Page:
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Fall isn’t necessarily end of planting season

Tuesday, October 16, 2007 | 10:00 a.m. CDT; updated 6:18 a.m. CDT, Thursday, July 17, 2008

Not quite ready for the growing season to end? Even though fall is here, you can still enjoy your container garden. Your containers’ spring and summer flowers have served you well, brightening up your balcony or patio with bright colors and fragrances. Fall is a good time to keep color in those containers that will last for quite a while.

Nothing will make your patio or porch look more dismal than containers filled with spent plants. Now is the time to remove those spring and summer annuals and put them in your compost pile for use as mulch in the spring. However, be sure they are not diseased or infested with insects. If they are, dispose of them by burning them or by placing them in the trash.

For fall planting, you can recycle the containers you used during the spring and summer. Using some of the containers that held your spring and summer plants will serve several purposes. You already have your favorite containers and have placed them in the areas where they work best. It will be cost effective not to have to purchase new pots. And the same soil can still be used for your fall plantings with minimal amendments.

When deciding what types of plants to choose for your fall containers, consider mixing some of those annuals — if they are still in good shape — with fall color. Mums and kale add interesting color and texture to summer pots. Fall blooming perennials such as sedum, asters, hardy mums and ornamental grasses can be temporarily potted, and then planted in the garden before winter sets in. Other plants to consider would be:

• Compact plants

• Trailing or cascading plants

• Free-flowering plants

• Plants that have a variety of foliage textures and colors

• Plants that produce bright-colored berries in the fall

• Snapdragons, pansies, viola flowers and dianthus

• Cool-weather vegetables such as radishes, lettuce and chives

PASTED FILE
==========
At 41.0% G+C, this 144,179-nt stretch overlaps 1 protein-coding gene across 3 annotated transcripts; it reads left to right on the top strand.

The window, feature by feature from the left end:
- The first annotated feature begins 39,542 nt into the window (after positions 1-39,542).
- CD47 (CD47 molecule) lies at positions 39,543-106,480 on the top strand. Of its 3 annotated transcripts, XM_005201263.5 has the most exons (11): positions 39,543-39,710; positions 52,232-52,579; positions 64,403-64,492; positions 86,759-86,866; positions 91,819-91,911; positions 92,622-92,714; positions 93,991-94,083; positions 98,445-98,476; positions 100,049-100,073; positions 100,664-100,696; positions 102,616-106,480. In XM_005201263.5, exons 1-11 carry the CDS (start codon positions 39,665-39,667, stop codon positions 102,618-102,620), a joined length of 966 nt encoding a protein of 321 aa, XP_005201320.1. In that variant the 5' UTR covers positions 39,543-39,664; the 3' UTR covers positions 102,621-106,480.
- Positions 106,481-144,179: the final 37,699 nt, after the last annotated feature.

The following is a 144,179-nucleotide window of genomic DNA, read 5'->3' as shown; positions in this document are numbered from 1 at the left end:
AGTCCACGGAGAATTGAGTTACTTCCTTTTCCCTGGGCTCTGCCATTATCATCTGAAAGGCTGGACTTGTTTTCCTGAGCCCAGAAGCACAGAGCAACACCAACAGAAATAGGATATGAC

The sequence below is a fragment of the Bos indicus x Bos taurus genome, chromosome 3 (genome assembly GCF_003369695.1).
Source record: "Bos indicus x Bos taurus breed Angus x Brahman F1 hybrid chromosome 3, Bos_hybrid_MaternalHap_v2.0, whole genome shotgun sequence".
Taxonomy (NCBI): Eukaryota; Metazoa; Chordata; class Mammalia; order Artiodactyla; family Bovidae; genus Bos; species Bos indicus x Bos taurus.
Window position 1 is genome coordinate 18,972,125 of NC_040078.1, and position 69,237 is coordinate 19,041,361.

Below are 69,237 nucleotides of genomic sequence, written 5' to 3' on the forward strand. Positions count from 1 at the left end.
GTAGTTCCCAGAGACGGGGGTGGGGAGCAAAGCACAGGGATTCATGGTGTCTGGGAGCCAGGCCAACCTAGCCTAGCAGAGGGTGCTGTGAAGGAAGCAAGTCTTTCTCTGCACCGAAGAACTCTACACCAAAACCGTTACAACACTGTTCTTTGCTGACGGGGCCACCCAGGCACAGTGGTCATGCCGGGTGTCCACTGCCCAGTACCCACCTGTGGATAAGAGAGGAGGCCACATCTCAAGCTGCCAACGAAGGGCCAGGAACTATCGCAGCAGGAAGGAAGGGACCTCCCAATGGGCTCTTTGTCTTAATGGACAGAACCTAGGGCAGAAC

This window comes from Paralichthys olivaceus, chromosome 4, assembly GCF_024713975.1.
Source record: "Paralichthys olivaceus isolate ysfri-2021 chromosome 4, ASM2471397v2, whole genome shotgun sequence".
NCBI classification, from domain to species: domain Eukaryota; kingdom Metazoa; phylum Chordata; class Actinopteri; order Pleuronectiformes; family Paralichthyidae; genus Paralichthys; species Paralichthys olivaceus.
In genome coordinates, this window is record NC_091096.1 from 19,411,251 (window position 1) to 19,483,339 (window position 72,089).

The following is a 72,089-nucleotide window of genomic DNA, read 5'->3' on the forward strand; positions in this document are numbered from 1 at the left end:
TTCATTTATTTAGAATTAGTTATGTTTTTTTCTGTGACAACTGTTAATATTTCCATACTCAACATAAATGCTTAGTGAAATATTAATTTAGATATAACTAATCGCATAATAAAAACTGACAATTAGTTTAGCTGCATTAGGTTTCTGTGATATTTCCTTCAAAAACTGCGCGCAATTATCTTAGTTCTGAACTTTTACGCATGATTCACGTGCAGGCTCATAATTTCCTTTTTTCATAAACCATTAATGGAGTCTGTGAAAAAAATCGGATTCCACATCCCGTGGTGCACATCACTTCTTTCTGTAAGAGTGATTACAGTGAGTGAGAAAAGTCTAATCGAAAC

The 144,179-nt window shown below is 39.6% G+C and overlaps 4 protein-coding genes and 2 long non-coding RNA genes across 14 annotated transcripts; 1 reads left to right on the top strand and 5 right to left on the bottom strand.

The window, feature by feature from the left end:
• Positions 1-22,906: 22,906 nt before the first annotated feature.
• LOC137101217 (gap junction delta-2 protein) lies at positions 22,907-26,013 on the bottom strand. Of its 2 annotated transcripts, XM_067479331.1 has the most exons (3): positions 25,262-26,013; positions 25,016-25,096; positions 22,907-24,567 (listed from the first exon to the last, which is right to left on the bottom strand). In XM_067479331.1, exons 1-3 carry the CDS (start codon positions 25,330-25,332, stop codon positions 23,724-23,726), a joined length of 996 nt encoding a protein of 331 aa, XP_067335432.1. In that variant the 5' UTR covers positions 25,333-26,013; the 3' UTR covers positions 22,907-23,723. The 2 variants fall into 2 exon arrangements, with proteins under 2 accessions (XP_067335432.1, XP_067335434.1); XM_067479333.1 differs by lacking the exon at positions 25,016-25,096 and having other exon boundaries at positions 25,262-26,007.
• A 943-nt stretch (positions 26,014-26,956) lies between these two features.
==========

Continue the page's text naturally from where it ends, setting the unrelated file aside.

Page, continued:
Whatever you decide to put in your fall garden, be sure to buy your plants from a reliable garden center or nursery. Other tips:

• Select only high quality plants that are disease and pest-free

• Choose plants that are suited for the soil in your container

• Select plants that are the appropriate size to fit in your container

• Group the plants using no more than four or five varieties

• Buy plants that complement one another

If you have a creative bent and would like an interesting display, here is an idea: Buy an old wheelbarrow and make sure it has drainage holes. Consider planting three upright florist’s mums, six azalea mums, eight paludosum daisies and nine calendulas.

Plant the tall chrysanthemums in the center of the wheelbarrow and then add the azalea mums, evenly spaced around the central plants. Continuing outward, plant a ring of calendulas and then add two daises in each corner. Allow several inches between plants. Keep the soil level 1 to 2 inches below the rim and be sure the container gets plenty of sun. Also be sure to pinch the large-flowered chrysanthemums to keep them bushy. Cut back both types of mums after flowering, or treat them as annuals and remove entire plants after they stop blooming.

There are many other ways to enjoy your container garden. Let your creative mind wander when choosing plants and containers for your display. Be sure to take time to enjoy your new creation before the cold winter sets in.


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